• Low External Debt: The nation has a very low external debt and is recovering by the assistance of the world community.

  • Fast Growth: The Afghan economy has been growing at about 10% per year in the last decade, which is due to the infusion of over $50 billion dollars in international aid and remittances from Afghan expats.

  • Improvement of transportation system and agricultural production, which is the backbone of the nation's economy. The country is known for producing some of the finest pomegranates, grapes, apricots, melons, and several other fresh and dry fruits, including nuts.
  • Current marble exports are estimated at $15 million per year. With improved extraction, processing, infrastructure, and investment, the industry has the potential to grow into a $450 million per year business.
·        Improved Revenue collection: Government revenues increased 31% to $1.7 billion from March 2010 to March 2011.
  • Banking Sector Reorgnization: Since 2003, over 16 new banks have opened in the country, including Afghanistan International Bank, Kabul Bank, Azizi Bank, Pashtany Bank, Standard Chartered Bank, First Micro Finance Bank, and others.
  • Repatriation of Expatriates: One of the main drivers for the current economic recovery is the return of over 5 million expatriates, who brought with them fresh energy, entrepreneurship and wealth-creating skills as well as much needed funds to start up businesses. For the first time since the 1970s,
  • Construction Industry: Afghans have involved themselves in construction, one of the largest industries in the country. Some of the major national construction projects include the $35 bn New Kabul City next to the capital, the Ghazi Amanullah Khan City near Jalalabad, and the Aino Mena in Kandahar. Similar development projects have also begun in Herat in the west, Mazar-e-Sharif in the north and in other cities.
·        Industrial and Business activities: a number of companies and small factories began operating in different parts of the country, which not only provide revenues to the government but also create new jobs. Improvements to the business-enabling environment have resulted in more than $1.5 billion in telecom investment and created more than 100,000 jobs since 2003. The Afghan rugs are becoming popular again and this gives many carpet dealers around the country to expand their business by hiring more workers.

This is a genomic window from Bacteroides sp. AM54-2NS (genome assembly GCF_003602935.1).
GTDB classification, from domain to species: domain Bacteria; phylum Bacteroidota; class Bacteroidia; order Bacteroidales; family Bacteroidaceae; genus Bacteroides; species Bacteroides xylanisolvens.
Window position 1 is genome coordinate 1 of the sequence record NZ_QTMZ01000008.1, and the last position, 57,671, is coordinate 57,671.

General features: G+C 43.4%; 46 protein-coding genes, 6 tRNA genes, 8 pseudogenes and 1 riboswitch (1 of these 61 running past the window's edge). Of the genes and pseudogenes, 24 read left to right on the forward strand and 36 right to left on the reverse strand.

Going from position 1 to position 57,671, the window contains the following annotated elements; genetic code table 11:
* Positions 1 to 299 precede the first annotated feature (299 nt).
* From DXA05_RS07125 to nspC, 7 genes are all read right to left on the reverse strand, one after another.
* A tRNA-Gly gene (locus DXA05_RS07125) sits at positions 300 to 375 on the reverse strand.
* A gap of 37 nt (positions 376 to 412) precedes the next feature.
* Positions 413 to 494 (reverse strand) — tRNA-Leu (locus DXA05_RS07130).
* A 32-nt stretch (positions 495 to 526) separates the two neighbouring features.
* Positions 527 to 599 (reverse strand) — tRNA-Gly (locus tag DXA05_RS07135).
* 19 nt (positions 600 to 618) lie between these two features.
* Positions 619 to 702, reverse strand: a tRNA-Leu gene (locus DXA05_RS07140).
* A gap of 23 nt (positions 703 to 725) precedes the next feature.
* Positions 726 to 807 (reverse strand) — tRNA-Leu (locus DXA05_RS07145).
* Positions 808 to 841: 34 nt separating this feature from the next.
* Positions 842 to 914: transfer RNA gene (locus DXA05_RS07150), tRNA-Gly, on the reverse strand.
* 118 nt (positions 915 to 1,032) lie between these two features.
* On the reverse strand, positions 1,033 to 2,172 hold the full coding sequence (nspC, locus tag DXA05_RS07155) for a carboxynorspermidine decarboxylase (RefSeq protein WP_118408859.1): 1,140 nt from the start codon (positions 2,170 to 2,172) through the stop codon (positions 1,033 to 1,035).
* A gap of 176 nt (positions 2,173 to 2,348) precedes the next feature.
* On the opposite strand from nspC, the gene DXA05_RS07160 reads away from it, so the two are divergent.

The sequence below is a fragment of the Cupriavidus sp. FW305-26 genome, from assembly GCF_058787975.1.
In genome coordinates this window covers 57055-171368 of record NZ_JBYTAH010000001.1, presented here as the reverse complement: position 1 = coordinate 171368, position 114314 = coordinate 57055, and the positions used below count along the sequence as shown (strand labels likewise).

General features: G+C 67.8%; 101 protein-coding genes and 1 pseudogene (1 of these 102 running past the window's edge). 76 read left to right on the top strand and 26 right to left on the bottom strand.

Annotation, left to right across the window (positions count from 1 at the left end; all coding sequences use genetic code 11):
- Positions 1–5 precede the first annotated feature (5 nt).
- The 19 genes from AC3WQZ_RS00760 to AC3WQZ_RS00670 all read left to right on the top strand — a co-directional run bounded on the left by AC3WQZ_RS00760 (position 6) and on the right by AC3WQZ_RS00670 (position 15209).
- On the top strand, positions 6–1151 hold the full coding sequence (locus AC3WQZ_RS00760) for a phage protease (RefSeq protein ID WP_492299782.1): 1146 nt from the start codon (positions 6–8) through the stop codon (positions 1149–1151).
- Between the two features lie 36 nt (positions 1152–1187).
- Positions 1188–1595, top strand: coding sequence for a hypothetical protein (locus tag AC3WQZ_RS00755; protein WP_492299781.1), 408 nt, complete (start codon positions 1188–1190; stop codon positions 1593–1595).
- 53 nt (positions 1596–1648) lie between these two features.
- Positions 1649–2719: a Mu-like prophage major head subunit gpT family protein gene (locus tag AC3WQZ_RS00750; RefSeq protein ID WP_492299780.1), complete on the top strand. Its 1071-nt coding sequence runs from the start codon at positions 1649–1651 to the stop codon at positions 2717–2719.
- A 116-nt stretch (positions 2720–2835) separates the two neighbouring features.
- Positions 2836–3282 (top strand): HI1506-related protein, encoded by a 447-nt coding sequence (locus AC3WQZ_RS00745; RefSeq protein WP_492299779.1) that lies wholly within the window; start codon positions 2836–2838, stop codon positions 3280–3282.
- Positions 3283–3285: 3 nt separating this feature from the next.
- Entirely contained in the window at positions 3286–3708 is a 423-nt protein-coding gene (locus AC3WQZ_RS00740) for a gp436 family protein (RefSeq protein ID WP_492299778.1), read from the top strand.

·     International Association:  Afghanistan is a member of SAARC, ECO and OIC. It is hoping to join SCO soon to develop closer economic ties with neighboring and regional countries in the so-called New Silk Road trade project.
·        Opium production in Afghanistan has soared to a record in 2007 with about 3 million people reported to be involved in the business but then declined significantly in the years following.  The government started programs to help reduce cultivation of poppy, and by 2010 it was reported that 24 out of the 34 provinces were free from poppy grow.
·   Network of Airports: Afghanistan has about 53 airports, with the biggest ones being the Kabul International Airport, Bagram Air Base, followed by Kandahar International Airport in the south, Herat Airport in the west and Mazar-i-Sharif Airport in the north. Ariana Afghan Airlines is the national carrier, with domestic flights between Kabul, Kandahar, Herat and Mazar-i-Sharif. International flights include to Dubai, Frankfurt, Istanbul, Delhi, Islamabad and a number of other Asian destinations.

There are domestic and international flight services available from the locally owned Kam Air, Pamir Airways and Safi Airways. Airlines from a number of regional nations such as Turkish Airlines, Gulf Air, Air Arabia, Air India, PIA and others also provide services to Afghanistan. Flights between Dubai and Kabul take roughly 2 hours to reach.
·   Rail and Road Transport network: The country has limited rail service with Uzbekistan and Turkmenistan in the north. The government plans to extended the rail line to the capital and then to the eastern border town of Torkham by 2014, connecting with Pakistan Railways.  Long distant road journeys are made by private Mercedes-Benz coach buses or various types of vans, trucks and cars. Newer automobiles have recently become more widely available after the rebuilding of roads and highways. They are imported from the United Arab Emirates through Pakistan and Iran. As of 2012, the government has a ban on import of vehicles that are older than 10 years. Afghanistan's postal and package services such as FedEx, DHL and others make deliveries to major cities and towns.
·   Health Services: It is once again improving, which is due to the vaccination of children, training of medical staff and establishment of new hospitals. Many hospitals and clinics have been built over the last decade, with the most advanced treatments being available in Kabul. The French Medical Institute for Children and Indira Gandhi Childrens Hospital in Kabul are the leading children's hospitals in the country. Some of the other main hospitals in Kabul include the 350-bed Jamhuriat Hospital and the Jinnah Hospital, which is still under construction. There are also a number of well-equipped military controlled hospitals in different regions of the country.